“I was pretty confident going into the week and coming out of that night that I would get the first opportunity to take that fight,” she said. “There was a lot of talk and everything, and I just take that in stride. For me, I don't really worry about things that aren't in my control, and I try to make an effort to not let that kind of stuff stress me out or anything. I felt like I would get that call and it all worked out, but if it didn't, I would understand and I would just have to deal with whatever came.”

That attitude has served the Florida-based Spencer well throughout her life and career, and it will serve her well in the coming weeks as she prepares to travel to Sao Paulo for her first UFC title fight. And yes, despite the COVID-19 situation, Spencer expects to fight in May and she’s acting accordingly.

“I'm still a hundred percent ready to fight on May 9th,” she said. “I haven't heard anything different, so I'm gonna just assume until that point that it's all going through. I don't want to take a step back in training and not give myself a hundred percent and show up on that fight day knowing that I didn't do everything I could. So I'm still giving it a hundred percent.”

And if she upsets Nunes, she will shake up the MMA world, not just because she will have beaten the G.O.A.T. of women’s combat sports, but she will have done it less than a year since her UFC debut.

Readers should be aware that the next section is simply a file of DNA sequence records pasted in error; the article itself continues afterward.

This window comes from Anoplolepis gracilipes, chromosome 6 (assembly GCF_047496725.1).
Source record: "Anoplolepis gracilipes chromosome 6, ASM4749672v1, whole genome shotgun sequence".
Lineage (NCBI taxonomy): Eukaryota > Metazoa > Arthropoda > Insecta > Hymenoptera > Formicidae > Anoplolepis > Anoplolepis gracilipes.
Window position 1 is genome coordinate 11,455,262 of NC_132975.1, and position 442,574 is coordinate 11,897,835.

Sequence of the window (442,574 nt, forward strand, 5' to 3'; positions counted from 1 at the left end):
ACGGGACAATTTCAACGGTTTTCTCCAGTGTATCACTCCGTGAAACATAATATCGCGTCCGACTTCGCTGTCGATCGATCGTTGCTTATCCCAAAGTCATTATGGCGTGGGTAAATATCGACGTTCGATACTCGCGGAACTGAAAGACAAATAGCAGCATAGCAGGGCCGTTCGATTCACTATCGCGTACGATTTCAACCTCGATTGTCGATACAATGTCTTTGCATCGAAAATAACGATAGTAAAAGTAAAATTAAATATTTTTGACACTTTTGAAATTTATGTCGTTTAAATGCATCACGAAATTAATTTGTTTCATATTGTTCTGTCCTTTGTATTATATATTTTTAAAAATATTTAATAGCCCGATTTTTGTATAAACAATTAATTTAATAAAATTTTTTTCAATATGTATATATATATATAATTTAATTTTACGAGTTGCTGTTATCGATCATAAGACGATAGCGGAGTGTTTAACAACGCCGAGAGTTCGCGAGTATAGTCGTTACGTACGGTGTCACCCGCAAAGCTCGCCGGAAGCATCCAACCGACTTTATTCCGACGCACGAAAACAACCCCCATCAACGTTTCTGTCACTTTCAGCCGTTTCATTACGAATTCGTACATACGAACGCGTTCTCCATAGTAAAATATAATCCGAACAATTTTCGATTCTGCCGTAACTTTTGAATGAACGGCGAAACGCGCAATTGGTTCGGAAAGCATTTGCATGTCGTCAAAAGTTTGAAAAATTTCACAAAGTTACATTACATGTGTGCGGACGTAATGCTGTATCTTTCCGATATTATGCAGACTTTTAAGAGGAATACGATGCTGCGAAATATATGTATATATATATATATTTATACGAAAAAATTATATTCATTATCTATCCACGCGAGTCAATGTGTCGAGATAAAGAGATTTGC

“It's kind of crazy,” Spencer admits. “It feels like I've been around the UFC for a while, and it has only been about a year since I was signed and less than a year since my debut.” 

It is kinds of crazy, making you wonder how she manages to keep it all together?

“I'm really grounded, and with everything that I have going on in my life, I keep myself really busy and I have a lot of things that I do, so this is what I've been working for all this time and now that it's here, the work's not done; it's just continuing to improve and to reach the next level,” she said. “I feel like this has been a cycle: I achieve my dream and then I have to continue and move on to the next dream. First my dream was to fight for Invicta and then it was to be an Invicta champion and then to fight in the UFC and now be a UFC champion, so it's a never-ending cycle of setting goals, reaching them and setting new goals.”

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So what does Spencer do for an encore with a win over Nunes? 

“We'll have to find out,” she laughs. “There's always going to be something else that I want to do to continue and improve where I'm at. Maybe there's an opportunity that I don't even know exists yet. When I started to train and to fight, the dreams that I have now were not even plausible at the time. So I don't really plan that far ahead. I just want to get there and then the next step will present itself to me. That's what I'm waiting for.” 

Whatever it is, she’s ready for whatever comes her way.

“I know that there will be some big changes,” Spencer said. “I'm going to be taking some time off of work (as a teacher), and who knows, it might be something that is a longer term of leave of absence. So I'm ready to make big changes and take big opportunities. Otherwise, I just keep my friends close and keep myself grounded.”